Like the gramophone reviewer noted in the liner notes for this recording, I may regret it later, but this is the best recording of the Brahms piano concerto 1 I have heard.
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on May 19, 2015
A short review here, perfect in all aspects. Most critical is the communication of the music with you, ones feels that this is exactly what Brahms at that stage in his life wanted to express, cannot be played in any other way. Recording still excellent, what more does one want ?
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on August 14, 2011
As almost everyone reports, this is an amazing recording indeed, its perfect close sound balances and performance alike. I myself find the slow movement just too too plodding, however, and would prefer and recommend the other two Szells and others besides. I had no idea Szell ever played so slowly, or could; I wonder how this one goes bar for bar against Bernstein/Gould. And I am astounded at how Szell gets the London to sound, in both precision and sweep, quite like Cleveland.

Almost everyone has tempo distension (and similar) problems somewhere in this piece. I am reading reviews of Zimerman and Lupu and those are the complaints there (among others). Since this piece's motor is quite different from Brahms's other large orchestral works, it must not be easy to decide how things should go, how it should hang together and at what pace. I would call the attention of readers to Kovacevich / Sawallisch for a superior modern performance, though there are just so many I don't know yet (I would love this piece --- great, daring, scarred, as Michael Steinberg put it --- played on kazoo). But Curzon and Szell's work in the first and last movements is really something.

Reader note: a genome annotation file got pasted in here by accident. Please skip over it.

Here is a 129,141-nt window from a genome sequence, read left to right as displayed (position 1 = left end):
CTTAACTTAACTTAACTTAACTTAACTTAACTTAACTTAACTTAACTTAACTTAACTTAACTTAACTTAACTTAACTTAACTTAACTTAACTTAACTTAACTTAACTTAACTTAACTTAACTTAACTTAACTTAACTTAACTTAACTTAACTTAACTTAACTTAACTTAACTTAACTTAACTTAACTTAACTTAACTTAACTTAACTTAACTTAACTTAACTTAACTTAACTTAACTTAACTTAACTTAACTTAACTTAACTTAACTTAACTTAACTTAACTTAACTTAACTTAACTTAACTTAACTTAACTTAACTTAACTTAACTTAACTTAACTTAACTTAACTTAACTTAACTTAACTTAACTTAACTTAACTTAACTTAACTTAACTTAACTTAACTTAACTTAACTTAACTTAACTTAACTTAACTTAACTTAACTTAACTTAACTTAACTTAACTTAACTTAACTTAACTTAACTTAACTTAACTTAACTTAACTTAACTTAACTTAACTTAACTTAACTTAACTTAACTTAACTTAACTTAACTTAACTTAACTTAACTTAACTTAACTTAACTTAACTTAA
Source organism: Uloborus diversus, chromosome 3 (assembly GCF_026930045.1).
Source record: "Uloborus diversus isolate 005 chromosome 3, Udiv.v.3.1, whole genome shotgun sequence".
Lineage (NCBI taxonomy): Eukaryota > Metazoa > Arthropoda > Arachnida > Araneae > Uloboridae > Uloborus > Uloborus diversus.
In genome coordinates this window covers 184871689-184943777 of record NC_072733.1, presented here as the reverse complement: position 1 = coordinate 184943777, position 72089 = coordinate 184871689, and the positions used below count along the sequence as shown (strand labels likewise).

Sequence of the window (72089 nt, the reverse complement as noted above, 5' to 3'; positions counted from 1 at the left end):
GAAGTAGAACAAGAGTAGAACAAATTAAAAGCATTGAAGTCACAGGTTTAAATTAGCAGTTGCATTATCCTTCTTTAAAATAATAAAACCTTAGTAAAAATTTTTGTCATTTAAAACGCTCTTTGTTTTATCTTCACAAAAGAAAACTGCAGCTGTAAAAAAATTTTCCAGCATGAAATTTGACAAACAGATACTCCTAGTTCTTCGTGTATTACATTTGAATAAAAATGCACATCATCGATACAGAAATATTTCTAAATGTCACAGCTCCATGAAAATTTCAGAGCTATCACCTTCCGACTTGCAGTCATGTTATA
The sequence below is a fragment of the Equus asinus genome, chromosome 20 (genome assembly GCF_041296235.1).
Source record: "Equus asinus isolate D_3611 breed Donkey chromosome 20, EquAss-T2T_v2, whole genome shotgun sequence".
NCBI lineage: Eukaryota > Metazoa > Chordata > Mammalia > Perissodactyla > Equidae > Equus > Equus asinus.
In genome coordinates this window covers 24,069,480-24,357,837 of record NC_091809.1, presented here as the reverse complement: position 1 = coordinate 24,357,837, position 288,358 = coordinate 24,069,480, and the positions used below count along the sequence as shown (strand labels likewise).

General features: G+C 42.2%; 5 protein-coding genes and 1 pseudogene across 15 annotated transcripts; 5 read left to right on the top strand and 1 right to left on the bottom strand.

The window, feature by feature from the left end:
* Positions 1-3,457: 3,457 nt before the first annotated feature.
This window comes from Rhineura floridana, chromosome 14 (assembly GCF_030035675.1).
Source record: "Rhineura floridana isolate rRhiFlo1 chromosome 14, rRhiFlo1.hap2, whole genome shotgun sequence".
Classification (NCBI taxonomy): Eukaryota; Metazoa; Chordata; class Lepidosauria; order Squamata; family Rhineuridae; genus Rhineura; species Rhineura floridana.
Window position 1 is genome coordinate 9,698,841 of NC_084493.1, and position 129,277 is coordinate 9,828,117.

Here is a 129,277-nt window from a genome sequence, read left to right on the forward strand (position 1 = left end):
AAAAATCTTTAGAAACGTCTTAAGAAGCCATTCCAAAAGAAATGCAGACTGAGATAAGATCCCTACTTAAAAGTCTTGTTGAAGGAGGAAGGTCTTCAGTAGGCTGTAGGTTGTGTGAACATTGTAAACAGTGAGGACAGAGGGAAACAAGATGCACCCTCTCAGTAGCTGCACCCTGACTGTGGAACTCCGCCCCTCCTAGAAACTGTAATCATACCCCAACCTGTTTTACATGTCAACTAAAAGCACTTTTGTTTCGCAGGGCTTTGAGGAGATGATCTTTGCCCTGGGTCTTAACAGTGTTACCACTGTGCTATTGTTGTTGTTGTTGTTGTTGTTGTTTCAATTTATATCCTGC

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on June 26, 2014
Like many, I'm always interested in obtaining the best possible mastering of any recording I buy. To that end, I conducted a null test comparing this release directly with the earlier "Classic Sound" release. The result? They are bit-perfect copies of one another. So make your choice based on price.
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on June 8, 2000
This is a towering classic of a towering piano concerto. Among the very favorites of piano concertos, Brahms 1st piano concerto has it all. But to get it all, you have to have the right pianist playing and the right orchestra being led by the right conductor. I have no hesitation in saying that there are some great recordings out there, but this one stands out for four main reasons. 1) It has the elements I just mentioned for this particular work to succeed 2) The engineering has successfully brought out all the orchestral elements in splendid brilliance 3) the price is right 4) come on it's Clifford Curzon playing Brahms 1 !
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on December 17, 2002
I agree with all the rave reviews about this classic recording of Brahms First Piano Concerto. But so far no one has mentioned the technical aspect of this recording which makes it so stunning. If you are used to the Columbia recordings of Szell/Cleveland made in Severance Hall, you will be shocked by the close miking of the piano and the orchestra in this recording. The result in an "in-your-face" musical experience that is simply compelling - it is impossible to listen to it and remain disengaged. A worthy addition to any collection, even if you have other recordings of this great work.
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HALL OF FAMEon August 23, 2006
Agreeing with all the accolades heaped on this 1962 recording of the Brahms First Concerto is easy, but not many reviewers here have captured what makes this performance special. Clifford Curzon never relied upon power and flash; he was a modest man and a scrupulous musician steeped in European style. His Brahms First is magical because he finds a sensitive, lyrical way of phrasing every bar. Instead of crashing and bagning, which even the best pianists are tempted to do in order to compete with Brahms' thick, overbearing orchestration, Curzon plays forcefully but without excessive bravura.

This proves a triumphant way to approach the thorny first movement, even in a field where sensitive readings from Barenboim and Fleisher, among others, also avoid showmanship and keyboard bagning. Curzon profound, inward reading is aided by Szell, who reins in the orchestral part--there's no attempt to make the noisy opening of the first movement storm the heavens. I'm grateful to discover such a singing performance, which has been captured in amazingly natural, life-like sound by Decca.
44 comments| 5 people found this helpful. Was this review helpful to you? Report abuse